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Rugby league players out in Kings Cross on a Tuesday night!

In today's news cycle, it's a headline the game would hate to see. 

But not on this occasion. 

On Tuesday, the City Origin side went to the BaptistCare Hope Street barbeque to lend a helping hand to those less fortunate. 

Whether it was James Tamou on snag duty, Nathan Ross sealing off steaks, Chad Townsend adding sauce or players simply having a chat and a photo with someone doing it tough, the City squad continued the growing trend of NRL stars making a difference in the community. 

City skipper Paul Gallen told that philanthropy and rugby league were joined at the hip; the only problem is that it doesn't get the exposure it deserves.  

"We're often bagged by the public for what we do on and off the field, but there wouldn't be another profession in Australia that does as much for charity and the community than what rugby league does," Gallen said. 

"I'm sure other codes do similar, but I know for a fact that the amount of work that rugby league players do for the community and people in need is second to none.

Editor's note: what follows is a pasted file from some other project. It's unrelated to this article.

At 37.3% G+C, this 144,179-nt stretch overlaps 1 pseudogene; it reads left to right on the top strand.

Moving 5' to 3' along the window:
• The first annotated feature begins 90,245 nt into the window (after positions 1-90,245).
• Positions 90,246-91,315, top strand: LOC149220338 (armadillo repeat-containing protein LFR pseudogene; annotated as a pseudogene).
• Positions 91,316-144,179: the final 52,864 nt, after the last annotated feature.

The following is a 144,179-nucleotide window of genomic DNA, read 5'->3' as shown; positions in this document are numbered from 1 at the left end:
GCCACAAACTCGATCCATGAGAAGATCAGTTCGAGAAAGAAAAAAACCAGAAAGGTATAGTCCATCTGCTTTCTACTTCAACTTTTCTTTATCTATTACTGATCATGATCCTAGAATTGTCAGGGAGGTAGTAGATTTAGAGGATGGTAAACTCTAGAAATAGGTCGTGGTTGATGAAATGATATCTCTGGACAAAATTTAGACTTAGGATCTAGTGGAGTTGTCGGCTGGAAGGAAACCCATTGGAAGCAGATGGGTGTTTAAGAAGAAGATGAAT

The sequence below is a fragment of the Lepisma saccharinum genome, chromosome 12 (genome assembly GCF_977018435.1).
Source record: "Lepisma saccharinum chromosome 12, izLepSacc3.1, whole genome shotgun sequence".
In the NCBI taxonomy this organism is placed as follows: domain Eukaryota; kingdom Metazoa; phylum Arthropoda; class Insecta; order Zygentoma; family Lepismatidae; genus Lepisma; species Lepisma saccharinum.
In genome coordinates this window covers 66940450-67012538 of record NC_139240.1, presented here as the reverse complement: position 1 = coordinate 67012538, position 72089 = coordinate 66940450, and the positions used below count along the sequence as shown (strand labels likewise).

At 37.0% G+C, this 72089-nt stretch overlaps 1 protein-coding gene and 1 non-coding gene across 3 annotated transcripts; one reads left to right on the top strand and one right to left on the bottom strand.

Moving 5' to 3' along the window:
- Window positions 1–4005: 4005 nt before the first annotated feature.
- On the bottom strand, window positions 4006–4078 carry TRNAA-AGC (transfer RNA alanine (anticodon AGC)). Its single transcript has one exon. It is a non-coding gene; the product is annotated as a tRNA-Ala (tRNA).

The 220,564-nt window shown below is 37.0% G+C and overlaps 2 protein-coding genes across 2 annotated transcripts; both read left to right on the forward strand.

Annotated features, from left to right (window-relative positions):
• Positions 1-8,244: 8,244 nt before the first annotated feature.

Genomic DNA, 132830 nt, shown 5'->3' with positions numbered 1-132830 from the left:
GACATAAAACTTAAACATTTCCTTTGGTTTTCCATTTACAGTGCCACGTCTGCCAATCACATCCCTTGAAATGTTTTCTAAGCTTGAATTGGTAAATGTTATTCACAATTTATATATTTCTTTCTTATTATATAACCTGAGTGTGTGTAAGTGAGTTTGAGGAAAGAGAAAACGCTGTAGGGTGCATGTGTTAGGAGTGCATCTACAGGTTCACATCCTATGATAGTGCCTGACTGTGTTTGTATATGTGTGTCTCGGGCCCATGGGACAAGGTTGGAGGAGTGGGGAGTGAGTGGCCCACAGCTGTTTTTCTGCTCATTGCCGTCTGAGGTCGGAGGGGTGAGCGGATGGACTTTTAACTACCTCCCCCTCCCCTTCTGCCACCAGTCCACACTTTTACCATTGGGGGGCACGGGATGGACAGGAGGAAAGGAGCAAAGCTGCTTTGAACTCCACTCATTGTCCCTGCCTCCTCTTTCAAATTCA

"Because it doesn't cause controversy or sell newspapers, it's something that goes by the wayside so people don't know about it. I can tell you first hand that we'd be the number one code in helping people out."

The Woolloomooloo barbeque has become a permanent fixture on the City calendar and is just one of the many charitable deeds that their coach Brad Fittler has pushed over the years.

For Gallen, the night emphasised just how tough some people have it but also showed that with a little bit of compassion, even something as small as a hot meal and good company can brighten someone's day. 

"I saw an older lady right down to some young kids and everyone in between so it's a real eye-opener to see how hard some people have it," he said. 

"We're very fortunate to be playing sport and being in the position that we're in, and this is the other side of life. It's a big issue in our society so it's great that we can come down here and put smiles on their faces. 

"I actually just met a massive Sharkies fan and he's absolutely going off because he's pumped to see us here. It's an honour to come down here and cook for them and get to hear some of their stories."


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National Rugby League respects and honours the Traditional Custodians of the land and pay our respects to their Elders past, present and future. We acknowledge the stories, traditions and living cultures of Aboriginal and Torres Strait Islander peoples on the lands we meet, gather and play on.

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